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Industry Editor Exclusive: Still No Gigs... So What Now?

Find out how many theatre actors are coping without their usual source of income.

The theater shutdown has been hard on everyone in the industry. That is true even of actors. While the average naïve reader might think of acting as a lucrative profession, many theater actors, especially New York-based ensemble members, don't typically have a lot of extra cash. Yes, even the lowest tier Broadway contract pays fairly well, but it is not as if the work is consistent. So what do those folks do now?

There have been a few paying Zoom gigs, but, the majority of actors without voiceover work or a film or TV show, have been left without income. And we now know that will continue well into 2021. Theater actors I have been speaking to have mostly been hustling--very few are purposefully using up any possible savings to ride it out in NYC. There are those still looking for work; those garnering income from teaching master classes; those who have chosen to leave the city; those spending time studying for a degree; those relying on supplementary work they already had; those doing new temporary jobs; those who have decided to leave the business; and those who created their own paid work. And there are those that are doing some combination of those things.

Industry Editor Exclusive: Still No Gigs... So What Now? During the heart of the pandemic, actors Jen Malenke and Vasthy Mompoint, founders of Broadway Babysitters, couldn't show up in person to take care of kids. So they enlisted some of their friends to do Broadway Babysitters Playhouse--virtual fun classes for both kids and the elderly. The classes were pay what you can, with a portion of the money donated goes to the PAAL COVID Childcare Relief Fund. Now that things are a little more open, Broadway Babysitters has gone in person again. (Mompoint has left the company to establish her own company, which will produce online programming for kids.) You can still do virtual lessons with performers, but Malenke explained she knew parents needed more.

"We wanted something flexible for people," she explained. She employs only professional artists or stage managers. The company works on trust and referrals. Her people abide by all CDC safety protocols and asks families to do the same. Malenke says more people have been comfortable with in-person in recent months. This gives theater folks work--and exhausted parents a break. Plus, book with them for even in-person, and you can add on a lesson. It can be traditional babysitting plus a dance, singing or art lesson. Pretty helpful for kids missing their in-person group classes.

Industry Editor Exclusive: Still No Gigs... So What Now?
Megan Sikora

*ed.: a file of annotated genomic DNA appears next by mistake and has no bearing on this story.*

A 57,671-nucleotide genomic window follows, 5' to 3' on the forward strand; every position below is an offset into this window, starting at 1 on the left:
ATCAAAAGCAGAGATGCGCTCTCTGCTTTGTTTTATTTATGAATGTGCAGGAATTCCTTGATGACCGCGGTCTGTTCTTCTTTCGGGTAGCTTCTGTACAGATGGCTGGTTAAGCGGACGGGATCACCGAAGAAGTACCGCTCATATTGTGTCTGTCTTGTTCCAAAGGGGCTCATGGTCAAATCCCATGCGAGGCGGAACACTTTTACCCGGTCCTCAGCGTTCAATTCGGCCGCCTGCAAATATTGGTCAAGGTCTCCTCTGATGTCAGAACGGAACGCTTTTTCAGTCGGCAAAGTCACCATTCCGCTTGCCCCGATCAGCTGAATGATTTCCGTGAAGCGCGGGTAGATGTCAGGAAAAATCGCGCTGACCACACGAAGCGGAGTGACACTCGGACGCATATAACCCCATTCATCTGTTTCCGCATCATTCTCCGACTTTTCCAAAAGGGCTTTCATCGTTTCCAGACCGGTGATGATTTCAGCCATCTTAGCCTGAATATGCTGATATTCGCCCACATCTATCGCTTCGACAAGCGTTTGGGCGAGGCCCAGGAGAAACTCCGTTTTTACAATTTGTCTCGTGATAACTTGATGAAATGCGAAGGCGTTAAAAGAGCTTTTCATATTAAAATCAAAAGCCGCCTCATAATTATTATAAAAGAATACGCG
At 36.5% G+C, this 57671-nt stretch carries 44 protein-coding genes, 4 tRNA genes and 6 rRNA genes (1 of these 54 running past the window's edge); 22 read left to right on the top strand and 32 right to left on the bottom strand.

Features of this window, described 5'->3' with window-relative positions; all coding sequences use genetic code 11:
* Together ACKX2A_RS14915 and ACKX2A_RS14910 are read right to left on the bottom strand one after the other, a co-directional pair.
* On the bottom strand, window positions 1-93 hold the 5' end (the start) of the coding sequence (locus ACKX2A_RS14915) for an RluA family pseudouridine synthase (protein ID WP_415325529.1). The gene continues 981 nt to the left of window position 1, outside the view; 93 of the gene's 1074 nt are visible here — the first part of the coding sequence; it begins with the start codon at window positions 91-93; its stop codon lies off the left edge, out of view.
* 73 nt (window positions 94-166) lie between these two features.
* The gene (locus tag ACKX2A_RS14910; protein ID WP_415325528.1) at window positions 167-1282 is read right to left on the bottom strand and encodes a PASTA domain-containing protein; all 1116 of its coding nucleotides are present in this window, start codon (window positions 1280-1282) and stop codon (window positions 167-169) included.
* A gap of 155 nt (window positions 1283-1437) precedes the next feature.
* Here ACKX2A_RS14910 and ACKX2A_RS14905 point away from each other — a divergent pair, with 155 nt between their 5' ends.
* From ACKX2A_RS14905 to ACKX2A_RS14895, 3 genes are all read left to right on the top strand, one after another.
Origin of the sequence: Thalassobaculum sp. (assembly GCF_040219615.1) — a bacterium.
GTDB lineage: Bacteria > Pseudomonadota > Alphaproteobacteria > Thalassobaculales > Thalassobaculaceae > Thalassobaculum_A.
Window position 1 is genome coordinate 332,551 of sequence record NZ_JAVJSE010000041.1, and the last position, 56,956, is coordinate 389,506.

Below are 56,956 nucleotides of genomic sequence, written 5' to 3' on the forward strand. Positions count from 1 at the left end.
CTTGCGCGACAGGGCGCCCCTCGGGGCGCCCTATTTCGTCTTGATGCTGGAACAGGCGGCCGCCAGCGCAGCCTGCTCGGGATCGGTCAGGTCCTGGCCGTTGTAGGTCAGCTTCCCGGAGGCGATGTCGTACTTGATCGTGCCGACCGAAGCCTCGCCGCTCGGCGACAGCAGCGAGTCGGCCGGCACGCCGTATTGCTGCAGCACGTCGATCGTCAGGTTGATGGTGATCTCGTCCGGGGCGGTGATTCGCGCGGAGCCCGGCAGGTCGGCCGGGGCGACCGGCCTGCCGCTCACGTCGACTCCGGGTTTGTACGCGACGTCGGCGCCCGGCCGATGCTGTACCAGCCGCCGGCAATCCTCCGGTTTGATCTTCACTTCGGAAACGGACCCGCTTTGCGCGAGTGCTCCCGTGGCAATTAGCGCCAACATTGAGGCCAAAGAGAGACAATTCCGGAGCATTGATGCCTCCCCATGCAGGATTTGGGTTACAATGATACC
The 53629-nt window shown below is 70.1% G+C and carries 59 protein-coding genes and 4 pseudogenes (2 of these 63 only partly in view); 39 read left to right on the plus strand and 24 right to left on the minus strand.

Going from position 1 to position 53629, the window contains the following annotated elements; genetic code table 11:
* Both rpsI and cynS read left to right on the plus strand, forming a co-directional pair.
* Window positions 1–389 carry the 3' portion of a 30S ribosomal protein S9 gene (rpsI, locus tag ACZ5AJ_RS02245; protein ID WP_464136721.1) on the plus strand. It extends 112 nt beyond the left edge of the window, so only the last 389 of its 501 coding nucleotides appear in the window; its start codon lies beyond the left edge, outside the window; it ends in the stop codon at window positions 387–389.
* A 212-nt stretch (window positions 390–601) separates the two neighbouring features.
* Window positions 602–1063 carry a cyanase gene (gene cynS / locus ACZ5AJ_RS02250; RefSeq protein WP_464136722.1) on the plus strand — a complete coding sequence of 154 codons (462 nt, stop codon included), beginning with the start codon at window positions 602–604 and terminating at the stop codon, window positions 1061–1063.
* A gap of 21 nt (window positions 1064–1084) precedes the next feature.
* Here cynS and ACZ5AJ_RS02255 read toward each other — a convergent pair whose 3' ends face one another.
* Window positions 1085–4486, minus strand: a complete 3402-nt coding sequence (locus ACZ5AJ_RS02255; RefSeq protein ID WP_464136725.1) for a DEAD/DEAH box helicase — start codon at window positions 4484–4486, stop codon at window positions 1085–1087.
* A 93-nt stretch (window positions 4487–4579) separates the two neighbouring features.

Photo Credit: Matthew Murphy

Broadway Babysitters is a company that existed well before the pandemic and had to adapt. Other performers have used this time to create companies. One such company is Passdoor, so named after the so-called "pass door," the door that separates the backstage area from the auditorium. Passdoor--founded by veteran ensemble members Jennifer Frankel, Nili Bassman, Megan Sikora and Frankel's husband Bryan Bullock--is a place you can go for virtual classes, but don't call them master classes. "We are a school; you study with us," explained Sikora, who serves as Passdoor's Director of Sales and Partnerships. "The issue with a master class is you are doing it in a bubble. We have small classes where our teachers pause and interact with you, to teach you."

Sikora gushed that the support from the community has been amazing-not only has the team been able to recruit top talent to teach, but Passdoor also has celebrity endorsees, including Bebe Neuwirth. And Sikora said the students are loving it. Most of the enrollees are from the East Coast, but the company also has students in such countries as Japan and Thailand. You can book a single class at a time or a pack, just as you could with an in-person studio (except more reasonably priced).

Industry Editor Exclusive: Still No Gigs... So What Now?

Of course not everyone is going that ambitious. Some are just supplementing their income by picking up more of work they already did. For instance, Tug Watson, who was a vacation swing for THE PHANTOM OF THE OPERA at the time of the shutdown, is working with the elderly, something he did pre-pandemic. "They are awesome men and provide me with the best stories," he said. "It's been very satisfying. It's been very emotionally gratifying."

That is important to Watson because, like most performers (and all of us), he is feeling the loss of the theater. He joked: "I can't wait to audition again! Who ever said that?"

While it barely pays the bills, the work with these men is something Watson is passionate about, at least partially filling that theater-sized void.

And we're all going to need to find something to make up for the lack of Broadway. The shutdown has devastated people emotionally and financially. There is some theater planned--in New York and elsewhere--before the Great White Way returns, but much of it is small scale.

"Plays are a safer ways of creating theater," Sikora noted. "For us, you are sweating, singing at each other... The ensemble dancer will be the last people getting consistent work in the theater. We're all trying to create work for actors."

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